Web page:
New Report Details Five Critical Security Challenges for the Arctic

Sep 19, 2013, 06:23 ET from American Security Project

WASHINGTON, Sept. 19, 2013 /PRNewswire-USNewswire/ -- The American Security Project released a new paper, "The Arctic: Five Critical Security Challenges" which shows how a lack of engagement, planning, and infrastructure is harming America's interests in the Arctic. There are five key examples of how the U.S. is failing to meet the challenge: (1) Energy Exploration, (2) Territorial Disputes and the Law of the Sea, (3) Infrastructure for Emergency Response, (4) American Military Presence, and (5) Managing the U.S. Presence on the Arctic Council.

Perhaps the most visible failure in terms of Arctic policy is the failure of the United States Senate to ratify the Law of the Sea Treaty. This means that the U.S. government is not a party to key decisions that will be made soon. Above the Arctic Circle, countries are rapidly staking their claims to extended Exclusive Economic Zones – without the United States at the table.

Brigadier General Stephen A. Cheney, USMC (Ret.), CEO of the American Security Project, said: "Due to climate change, the Arctic is changing faster than anywhere else on earth. Other Arctic nations are heavily engaged in planning for the future of the Arctic; it is time for the United States to do the hard work necessary to secure this rapidly opening region."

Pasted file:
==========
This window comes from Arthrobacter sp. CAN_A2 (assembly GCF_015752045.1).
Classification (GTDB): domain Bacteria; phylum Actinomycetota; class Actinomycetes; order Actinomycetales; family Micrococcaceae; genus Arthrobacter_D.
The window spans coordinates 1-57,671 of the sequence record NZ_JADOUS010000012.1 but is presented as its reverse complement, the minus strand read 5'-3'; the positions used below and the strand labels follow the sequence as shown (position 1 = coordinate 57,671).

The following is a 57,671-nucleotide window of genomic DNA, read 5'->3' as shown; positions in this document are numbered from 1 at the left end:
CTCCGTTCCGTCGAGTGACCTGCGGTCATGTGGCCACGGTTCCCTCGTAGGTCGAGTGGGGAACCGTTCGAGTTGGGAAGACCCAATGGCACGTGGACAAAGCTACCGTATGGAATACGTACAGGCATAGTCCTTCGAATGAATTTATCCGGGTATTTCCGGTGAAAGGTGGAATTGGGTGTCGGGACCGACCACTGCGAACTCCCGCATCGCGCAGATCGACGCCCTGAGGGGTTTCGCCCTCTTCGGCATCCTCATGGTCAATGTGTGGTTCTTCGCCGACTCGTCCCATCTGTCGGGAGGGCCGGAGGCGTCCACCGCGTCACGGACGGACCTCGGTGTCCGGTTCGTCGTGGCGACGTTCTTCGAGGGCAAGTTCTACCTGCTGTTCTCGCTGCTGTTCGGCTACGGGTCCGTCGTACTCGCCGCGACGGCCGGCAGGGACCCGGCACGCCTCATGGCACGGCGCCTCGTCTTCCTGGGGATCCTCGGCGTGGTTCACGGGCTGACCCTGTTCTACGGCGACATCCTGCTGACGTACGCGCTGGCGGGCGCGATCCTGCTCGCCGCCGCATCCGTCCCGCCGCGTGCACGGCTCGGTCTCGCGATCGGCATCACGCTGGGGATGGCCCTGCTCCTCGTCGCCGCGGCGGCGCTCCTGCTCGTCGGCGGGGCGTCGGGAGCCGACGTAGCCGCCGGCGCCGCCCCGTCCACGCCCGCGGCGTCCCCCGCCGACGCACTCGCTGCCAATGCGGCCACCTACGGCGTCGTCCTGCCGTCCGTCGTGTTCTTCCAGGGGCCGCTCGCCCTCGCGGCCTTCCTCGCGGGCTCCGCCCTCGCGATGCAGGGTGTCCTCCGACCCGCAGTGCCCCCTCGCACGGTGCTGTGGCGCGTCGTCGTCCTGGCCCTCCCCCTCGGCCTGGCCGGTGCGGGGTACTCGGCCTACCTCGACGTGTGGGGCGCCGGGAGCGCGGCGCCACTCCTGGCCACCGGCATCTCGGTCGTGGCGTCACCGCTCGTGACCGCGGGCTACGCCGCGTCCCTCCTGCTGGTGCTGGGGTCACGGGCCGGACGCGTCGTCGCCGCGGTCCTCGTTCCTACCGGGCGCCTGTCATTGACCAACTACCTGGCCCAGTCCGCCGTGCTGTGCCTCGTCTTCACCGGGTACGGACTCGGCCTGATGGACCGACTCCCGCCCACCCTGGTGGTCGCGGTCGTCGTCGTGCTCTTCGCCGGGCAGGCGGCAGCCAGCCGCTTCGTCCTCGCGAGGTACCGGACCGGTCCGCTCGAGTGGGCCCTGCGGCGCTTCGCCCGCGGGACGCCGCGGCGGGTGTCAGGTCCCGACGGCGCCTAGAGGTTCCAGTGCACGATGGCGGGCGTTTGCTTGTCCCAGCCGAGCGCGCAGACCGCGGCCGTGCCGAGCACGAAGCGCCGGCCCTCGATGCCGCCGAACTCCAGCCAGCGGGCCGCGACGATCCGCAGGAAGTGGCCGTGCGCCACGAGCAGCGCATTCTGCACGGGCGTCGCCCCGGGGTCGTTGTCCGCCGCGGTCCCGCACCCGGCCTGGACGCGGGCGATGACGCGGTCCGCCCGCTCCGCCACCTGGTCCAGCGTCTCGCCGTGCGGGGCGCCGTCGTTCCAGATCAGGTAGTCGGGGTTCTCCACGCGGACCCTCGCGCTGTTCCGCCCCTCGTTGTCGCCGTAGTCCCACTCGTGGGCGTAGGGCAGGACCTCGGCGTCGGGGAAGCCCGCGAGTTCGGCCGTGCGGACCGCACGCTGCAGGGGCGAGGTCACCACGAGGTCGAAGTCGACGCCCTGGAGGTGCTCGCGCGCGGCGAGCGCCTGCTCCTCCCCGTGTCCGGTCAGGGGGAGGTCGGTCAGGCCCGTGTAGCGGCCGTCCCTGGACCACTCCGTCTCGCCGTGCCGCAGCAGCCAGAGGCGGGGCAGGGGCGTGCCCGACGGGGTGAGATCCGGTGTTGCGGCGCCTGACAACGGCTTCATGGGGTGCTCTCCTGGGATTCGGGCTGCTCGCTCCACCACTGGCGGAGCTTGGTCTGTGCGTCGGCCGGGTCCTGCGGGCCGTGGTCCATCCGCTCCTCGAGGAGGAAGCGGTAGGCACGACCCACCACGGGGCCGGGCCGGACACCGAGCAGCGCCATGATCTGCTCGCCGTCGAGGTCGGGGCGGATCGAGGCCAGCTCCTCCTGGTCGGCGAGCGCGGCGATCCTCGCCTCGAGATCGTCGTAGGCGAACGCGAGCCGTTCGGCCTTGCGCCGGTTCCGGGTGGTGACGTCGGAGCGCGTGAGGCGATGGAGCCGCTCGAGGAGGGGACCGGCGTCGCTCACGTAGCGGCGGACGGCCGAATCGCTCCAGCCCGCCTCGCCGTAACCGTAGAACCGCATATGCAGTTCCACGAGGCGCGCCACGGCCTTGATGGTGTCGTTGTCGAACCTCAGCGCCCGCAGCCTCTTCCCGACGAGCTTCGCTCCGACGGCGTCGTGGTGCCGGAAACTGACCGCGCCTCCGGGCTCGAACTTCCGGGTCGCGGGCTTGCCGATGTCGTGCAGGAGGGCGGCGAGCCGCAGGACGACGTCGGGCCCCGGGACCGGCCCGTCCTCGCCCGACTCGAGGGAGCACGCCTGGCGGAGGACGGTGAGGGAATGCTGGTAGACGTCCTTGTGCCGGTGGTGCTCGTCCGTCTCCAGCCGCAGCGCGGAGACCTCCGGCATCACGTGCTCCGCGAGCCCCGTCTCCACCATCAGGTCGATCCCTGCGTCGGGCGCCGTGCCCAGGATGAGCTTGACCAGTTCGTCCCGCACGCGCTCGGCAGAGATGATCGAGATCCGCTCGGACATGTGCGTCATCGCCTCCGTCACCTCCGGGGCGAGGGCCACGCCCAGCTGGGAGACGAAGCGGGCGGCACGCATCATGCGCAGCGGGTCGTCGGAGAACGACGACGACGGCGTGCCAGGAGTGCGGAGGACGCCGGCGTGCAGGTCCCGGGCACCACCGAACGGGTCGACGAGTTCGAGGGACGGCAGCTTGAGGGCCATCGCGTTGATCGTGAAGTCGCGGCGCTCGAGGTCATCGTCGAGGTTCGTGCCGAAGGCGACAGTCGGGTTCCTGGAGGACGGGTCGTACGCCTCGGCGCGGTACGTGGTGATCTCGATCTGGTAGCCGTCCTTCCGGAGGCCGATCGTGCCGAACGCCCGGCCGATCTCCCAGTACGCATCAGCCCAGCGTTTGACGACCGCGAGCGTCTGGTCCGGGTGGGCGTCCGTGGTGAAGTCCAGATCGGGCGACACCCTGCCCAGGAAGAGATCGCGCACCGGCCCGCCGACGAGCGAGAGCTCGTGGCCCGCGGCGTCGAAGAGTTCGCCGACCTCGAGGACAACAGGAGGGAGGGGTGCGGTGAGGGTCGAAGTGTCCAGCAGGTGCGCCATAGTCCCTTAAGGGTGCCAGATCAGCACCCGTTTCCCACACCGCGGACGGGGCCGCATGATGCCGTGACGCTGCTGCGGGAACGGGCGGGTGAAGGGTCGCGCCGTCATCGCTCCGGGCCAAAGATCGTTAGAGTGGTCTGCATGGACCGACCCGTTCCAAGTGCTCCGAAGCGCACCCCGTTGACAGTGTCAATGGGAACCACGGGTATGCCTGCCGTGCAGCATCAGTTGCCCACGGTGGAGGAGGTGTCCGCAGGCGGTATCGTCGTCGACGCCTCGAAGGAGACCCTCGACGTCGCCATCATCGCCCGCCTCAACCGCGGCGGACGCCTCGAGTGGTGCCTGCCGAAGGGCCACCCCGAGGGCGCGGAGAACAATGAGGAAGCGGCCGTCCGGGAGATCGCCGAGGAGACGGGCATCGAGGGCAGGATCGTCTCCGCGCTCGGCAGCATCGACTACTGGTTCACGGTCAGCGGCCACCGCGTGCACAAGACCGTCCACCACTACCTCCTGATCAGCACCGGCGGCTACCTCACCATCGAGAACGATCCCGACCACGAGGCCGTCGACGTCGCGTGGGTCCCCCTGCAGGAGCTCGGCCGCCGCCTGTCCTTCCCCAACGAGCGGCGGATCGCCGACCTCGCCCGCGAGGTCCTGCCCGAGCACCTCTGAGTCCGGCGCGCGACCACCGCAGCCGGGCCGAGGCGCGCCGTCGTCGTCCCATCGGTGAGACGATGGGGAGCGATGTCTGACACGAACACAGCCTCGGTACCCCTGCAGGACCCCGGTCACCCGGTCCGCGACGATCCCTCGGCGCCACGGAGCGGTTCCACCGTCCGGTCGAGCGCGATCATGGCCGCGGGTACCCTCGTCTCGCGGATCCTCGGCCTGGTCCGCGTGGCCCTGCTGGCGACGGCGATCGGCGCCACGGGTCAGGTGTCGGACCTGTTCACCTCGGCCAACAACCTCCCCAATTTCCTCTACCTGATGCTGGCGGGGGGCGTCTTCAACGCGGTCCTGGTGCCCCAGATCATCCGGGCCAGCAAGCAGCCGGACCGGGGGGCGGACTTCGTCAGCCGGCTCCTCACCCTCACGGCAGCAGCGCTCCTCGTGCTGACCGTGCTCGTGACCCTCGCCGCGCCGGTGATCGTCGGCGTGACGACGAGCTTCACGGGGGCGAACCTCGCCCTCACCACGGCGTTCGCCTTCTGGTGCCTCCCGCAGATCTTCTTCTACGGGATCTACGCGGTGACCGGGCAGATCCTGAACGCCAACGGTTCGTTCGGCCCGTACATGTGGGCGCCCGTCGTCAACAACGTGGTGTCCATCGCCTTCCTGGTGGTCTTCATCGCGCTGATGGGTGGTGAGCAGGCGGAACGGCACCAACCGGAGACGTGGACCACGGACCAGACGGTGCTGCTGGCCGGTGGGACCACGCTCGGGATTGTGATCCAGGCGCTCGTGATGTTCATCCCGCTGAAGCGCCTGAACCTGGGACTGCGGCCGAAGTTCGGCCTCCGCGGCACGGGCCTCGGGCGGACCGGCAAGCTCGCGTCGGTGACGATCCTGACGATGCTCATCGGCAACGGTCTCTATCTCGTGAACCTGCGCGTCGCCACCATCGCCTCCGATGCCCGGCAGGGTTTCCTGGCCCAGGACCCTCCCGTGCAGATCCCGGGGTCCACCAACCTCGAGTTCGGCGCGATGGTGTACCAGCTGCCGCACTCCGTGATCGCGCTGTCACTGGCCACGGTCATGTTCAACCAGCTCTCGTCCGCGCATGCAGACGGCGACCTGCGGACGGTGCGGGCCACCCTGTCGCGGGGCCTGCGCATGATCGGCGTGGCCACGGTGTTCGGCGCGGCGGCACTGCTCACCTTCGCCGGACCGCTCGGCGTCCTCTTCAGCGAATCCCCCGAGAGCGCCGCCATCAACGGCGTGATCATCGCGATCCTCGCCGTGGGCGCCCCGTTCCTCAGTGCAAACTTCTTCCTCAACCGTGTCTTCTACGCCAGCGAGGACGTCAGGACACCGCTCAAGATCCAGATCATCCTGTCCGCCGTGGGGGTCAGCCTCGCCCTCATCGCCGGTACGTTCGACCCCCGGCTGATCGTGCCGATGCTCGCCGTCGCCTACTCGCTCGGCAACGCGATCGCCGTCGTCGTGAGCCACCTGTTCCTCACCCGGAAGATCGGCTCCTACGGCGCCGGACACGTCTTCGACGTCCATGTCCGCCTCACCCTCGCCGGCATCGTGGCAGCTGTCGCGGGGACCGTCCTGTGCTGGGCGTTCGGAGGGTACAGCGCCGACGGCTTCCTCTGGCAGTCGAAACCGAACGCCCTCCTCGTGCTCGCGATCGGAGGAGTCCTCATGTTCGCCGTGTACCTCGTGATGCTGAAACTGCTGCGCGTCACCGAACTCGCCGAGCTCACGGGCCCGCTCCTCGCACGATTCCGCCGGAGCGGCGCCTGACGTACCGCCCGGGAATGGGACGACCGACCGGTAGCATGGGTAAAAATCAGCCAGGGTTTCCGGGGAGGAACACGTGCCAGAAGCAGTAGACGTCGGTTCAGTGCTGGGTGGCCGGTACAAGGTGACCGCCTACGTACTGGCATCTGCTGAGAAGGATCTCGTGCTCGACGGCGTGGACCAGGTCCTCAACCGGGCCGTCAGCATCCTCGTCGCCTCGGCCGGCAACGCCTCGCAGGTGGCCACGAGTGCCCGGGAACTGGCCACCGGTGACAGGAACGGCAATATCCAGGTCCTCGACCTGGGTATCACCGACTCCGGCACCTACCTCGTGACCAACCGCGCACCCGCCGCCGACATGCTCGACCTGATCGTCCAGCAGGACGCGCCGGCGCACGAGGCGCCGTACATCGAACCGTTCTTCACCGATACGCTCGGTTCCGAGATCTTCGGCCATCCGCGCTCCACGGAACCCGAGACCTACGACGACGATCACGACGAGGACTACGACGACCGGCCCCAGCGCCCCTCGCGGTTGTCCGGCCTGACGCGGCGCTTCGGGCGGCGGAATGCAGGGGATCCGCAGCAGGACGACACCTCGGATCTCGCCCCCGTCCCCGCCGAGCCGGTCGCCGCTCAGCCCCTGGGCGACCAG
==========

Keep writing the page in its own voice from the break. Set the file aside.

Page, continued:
Andrew Holland, ASP Senior Energy & Climate Fellow said: "It is ironic that climate change, which is largely caused by human emissions, is opening the Arctic to greater commercial exploitation. As the sea ice melts, a wealth of fossil fuels is becoming available for exploitation – resources that will make climate change that much worse. How we manage the changing Arctic will be one of the defining international issues of the next decade."

Read the full paper here.

The American Security Project is a non-profit, non-partisan public policy and research organization dedicated to fostering knowledge and understanding of a range of national security issues, promoting debate about the appropriate use of American power, and cultivating strategic responses to 21st century challenges.

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SOURCE American Security Project